The Maryland-based pharmaceutical company United Therapeutics has agreed to pay $210 million to resolve allegations that it “used a foundation as a conduit to pay the copays of Medicare patients taking UT’s pulmonary arterial hypertension drugs, in violation of the False Claims Act,” according to a Department of Justice spokesperson.
The settlement comes amid a large scope DOJ investigation into a culture of pharmaceutical company donations to patient-assistance charities, as a means to ultimately market their drugs to Medicare-covered individuals.
Although current regulations forbid pharma companies from subsidizing co-payments for Medicare patients, they are allowed to donate to independent non-profits that offer co-payment assistance to patients.
This creates a grey area that can be a fertile ground for misconduct.
As the prices of prescription medicine in the US keep rising, surpassing those of other developed countries, this type of donations are under scrutiny for potentially contributing to drug price inflation. The pharma giants currently on the DOJ’s radar include Johnson & Johnson and Pfizer, among others.
In the case of United Therapeutics, the problematic donations were made to Caring Voice Coalition, a foundation headquartered in Virginia, which assists patients suffering from chronic conditions.
For five years, the DOJ claims, United Therapeutics used Caring Voice to cover co-payments in connection with Medicare patients’ prescriptions of Adcirca, Remodulin, and other drugs used in the treatment of high pulmonary blood pressure.
The DOJ found evidence that the company made decisions about how much to donate to Caring Voice after looking at lists of patients assisted by the charity who were receiving their manufactured drugs.
As a result of the investigation, the Office of the Inspector General rescinded the charity’s authorization, which had been granted over 15 years ago; a clear indication that they believe the charity was an active participant in the Medicare fraud scheme.
In other cases, where the business relation between the charity and the donor is not so clear-cut, it may become increasingly difficult to prove that there has been a violation of the Anti-Kickback Statute and the False Claims Act, as shown by a recent case.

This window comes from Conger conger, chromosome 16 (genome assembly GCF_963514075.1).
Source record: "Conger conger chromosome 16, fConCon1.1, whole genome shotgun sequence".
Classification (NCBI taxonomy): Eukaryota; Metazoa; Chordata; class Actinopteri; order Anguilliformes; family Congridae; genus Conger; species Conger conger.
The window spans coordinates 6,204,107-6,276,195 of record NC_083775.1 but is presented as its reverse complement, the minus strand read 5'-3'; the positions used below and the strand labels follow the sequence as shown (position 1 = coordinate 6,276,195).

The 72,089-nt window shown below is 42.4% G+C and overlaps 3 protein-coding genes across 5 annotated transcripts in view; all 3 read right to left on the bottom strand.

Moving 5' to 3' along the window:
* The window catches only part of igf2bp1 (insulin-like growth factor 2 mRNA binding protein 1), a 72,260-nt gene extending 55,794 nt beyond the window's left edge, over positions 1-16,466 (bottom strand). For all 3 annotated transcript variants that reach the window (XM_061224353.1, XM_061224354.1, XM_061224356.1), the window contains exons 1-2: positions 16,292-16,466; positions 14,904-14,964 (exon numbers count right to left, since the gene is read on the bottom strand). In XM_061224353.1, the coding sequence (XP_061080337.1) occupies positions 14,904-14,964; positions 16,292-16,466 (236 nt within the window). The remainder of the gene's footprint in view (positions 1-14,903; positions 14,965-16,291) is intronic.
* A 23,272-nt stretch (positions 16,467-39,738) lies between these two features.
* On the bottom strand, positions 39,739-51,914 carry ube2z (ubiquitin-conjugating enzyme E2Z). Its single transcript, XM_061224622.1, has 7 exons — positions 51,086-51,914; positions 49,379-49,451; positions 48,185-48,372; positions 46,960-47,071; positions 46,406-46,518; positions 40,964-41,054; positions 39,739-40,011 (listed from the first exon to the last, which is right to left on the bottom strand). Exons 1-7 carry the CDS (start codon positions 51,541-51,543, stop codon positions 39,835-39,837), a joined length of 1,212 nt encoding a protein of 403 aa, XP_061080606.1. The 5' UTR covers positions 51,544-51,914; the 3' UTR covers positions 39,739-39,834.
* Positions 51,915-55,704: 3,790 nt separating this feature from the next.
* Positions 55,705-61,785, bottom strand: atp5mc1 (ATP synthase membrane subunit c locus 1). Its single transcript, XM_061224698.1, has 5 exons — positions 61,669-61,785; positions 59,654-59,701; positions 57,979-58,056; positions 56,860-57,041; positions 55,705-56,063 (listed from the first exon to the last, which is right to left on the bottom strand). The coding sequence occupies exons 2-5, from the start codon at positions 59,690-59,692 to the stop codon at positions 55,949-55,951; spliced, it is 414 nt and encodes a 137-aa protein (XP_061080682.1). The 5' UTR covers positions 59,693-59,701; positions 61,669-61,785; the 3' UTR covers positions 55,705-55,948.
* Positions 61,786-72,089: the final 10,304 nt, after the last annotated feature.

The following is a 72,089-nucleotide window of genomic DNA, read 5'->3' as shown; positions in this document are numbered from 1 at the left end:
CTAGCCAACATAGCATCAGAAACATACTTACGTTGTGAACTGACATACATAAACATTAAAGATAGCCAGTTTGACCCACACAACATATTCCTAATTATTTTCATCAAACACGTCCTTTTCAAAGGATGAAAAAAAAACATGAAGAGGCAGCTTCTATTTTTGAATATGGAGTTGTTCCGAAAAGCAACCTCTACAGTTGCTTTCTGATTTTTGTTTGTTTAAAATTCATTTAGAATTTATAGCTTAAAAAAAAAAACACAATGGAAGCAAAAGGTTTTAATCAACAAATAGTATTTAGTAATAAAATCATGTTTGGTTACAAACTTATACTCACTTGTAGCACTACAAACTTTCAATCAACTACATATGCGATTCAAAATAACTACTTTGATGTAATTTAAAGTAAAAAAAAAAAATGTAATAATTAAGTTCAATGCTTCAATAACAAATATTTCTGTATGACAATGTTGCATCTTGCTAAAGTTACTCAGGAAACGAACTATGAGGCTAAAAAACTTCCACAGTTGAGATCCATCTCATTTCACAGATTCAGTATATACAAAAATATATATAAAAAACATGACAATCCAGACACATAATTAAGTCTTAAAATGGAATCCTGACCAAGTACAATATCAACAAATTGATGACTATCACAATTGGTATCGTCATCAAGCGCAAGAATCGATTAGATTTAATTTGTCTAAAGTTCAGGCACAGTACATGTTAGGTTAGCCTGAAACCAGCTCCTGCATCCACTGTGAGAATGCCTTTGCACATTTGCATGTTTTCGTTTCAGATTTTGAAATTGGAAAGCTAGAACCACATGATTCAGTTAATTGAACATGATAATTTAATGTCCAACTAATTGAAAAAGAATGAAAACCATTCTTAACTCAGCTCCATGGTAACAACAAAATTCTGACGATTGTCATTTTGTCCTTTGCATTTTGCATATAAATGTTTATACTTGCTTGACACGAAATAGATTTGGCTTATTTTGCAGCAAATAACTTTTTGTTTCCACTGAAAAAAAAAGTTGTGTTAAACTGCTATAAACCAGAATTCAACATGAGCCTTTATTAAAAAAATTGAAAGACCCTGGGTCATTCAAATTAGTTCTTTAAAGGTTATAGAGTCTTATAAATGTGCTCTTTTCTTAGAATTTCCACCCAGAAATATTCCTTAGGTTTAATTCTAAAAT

According to the January 19th opinion by the Third Circuit in a whistleblower case against Medco Health Solutions, relators accusing companies of giving charitable donations in exchange for Medicare patient referrals must “point to at least one claim that covered a patient who was recommended or referred to [the defendant] by [the charities].” In that particular case, there was a summary judgment in favor of the defendant.
The DOJ, on the other hand, argued that the relator only needs “show a connection between the alleged kickbacks paid by [the defendant] to the charities and the claims [the defendant] submitted for federal beneficiaries.”
It will be interesting to see how courts will respond to the next batch of lawsuits against pharma companies that made inappropriate donations to charities that ultimately resulted in a boost for their profits.
Are you a pharmaceutical company insider with information on these dodgy donation schemes? We are working on several investigations and could use your help. Call 888.742.7248 or Connect online and you may be entitled to a substantial whistleblower reward.